Like their counterparts at the Oxford English Dictionary in England, the editors of the Oxford American Dictionary recently selected the word of the year: GIF — an acronym for Graphic Interchange Format; a compressed file format for images that can be used to create simple, looping animations. According to the OED, GIF can be pronounced with a hard g (the most common) or a soft g. On May 21, 2013, the inventor of the GIF, Steve Wilhite, received a Webby Award for Lifetime Achievement. Wilhite created the GIF in June of 1987 when he was a programmer for Compuserve, the nation’s first online service. Wilhite used the occasion of the Webby Awards to finally settle the issue of how to pronounce GIF. Wilhite stated: “The Oxford English Dictionary accepts both pronunciations. [But] they are wrong. It is a soft ‘G,’ pronounced ‘jif.’ End of story.”
Katherine Martin, Head of U.S. Dictionaries Program, explained the selection of a rather prosaic techy word: “The GIF … turned 25 this year [July 15, 2012 was the 25th anniversary of the GIF; July 2012 was the 20th anniversary of the first GIF posted on the WWW], but like so many other relics of the 80s, it has never been trendier. GIF celebrated a lexical milestone in 2012, gaining traction as a verb, not just a noun. The GIF has evolved from a medium for pop-cultural memes into a tool with serious applications including research and journalism, and its lexical identity is transforming to keep pace.” Two notable highlights in GIFing in the past year include the viral ubiquity of Gangnam Style and the coverage of the Olympics.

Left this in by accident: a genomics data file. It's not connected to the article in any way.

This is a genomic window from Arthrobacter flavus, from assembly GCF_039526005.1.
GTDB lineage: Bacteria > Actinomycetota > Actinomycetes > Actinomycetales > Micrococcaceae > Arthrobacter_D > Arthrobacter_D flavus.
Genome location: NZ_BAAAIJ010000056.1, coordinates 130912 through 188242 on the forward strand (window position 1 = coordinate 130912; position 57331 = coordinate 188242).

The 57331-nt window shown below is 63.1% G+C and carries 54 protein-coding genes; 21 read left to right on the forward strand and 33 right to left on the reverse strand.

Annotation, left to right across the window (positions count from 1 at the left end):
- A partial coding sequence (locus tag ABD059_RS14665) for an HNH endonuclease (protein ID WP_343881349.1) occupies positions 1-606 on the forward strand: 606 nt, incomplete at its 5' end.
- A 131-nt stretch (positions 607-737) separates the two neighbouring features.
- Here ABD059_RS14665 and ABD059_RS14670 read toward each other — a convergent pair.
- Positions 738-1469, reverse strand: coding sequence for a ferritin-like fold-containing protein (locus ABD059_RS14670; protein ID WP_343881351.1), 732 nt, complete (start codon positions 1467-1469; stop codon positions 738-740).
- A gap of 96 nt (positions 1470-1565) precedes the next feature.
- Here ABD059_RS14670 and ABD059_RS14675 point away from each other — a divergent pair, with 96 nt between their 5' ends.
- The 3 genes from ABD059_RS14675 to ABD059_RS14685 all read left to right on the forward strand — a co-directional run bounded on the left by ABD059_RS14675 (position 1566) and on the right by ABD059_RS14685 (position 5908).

Like many new words, there is not one definitive spelling of the verb yet. Oxford’s lexicographers have noted the following variant forms: GIFfing, .giffing, GIFing, giffing. Most likely, the last form will become the established spelling over time — requiring writers to override pesky autocorrection software that will suggest gifting.
Other words considered by the panel of judges included:
1. Eurogeddon: a portmanteau word — euro+(arma)geddon; the potential financial collapse of the Eurozone, having catastrophic implications for the region’s economic stability
2. Higgs boson: a subatomic particle whose existence is predicted by the theory that unified the weak and electromagnetic interactions
3. MOOC: Textese for Massive Open Online Course; a college course offered for free on the internet
4. Nomophobia: a portmanteau word — no + mo(bile) + phobia; the anxiety caused by not having one’s mobile phone
5. Super PAC: an independent political action committee that can raise unlimited sums of money from corporations, unions, and individuals but is not permitted to contribute to or coordinate directly with parties or candidates
6. Superstorm: a very large and destructive storm
7. YOLO: Textese for You Only Live Once; used as an endorsement or justification for impulsive or irresponsible behavior
For further reading: http://blog.oxforddictionaries.com/2012/11/us-word-of-the-year-2012/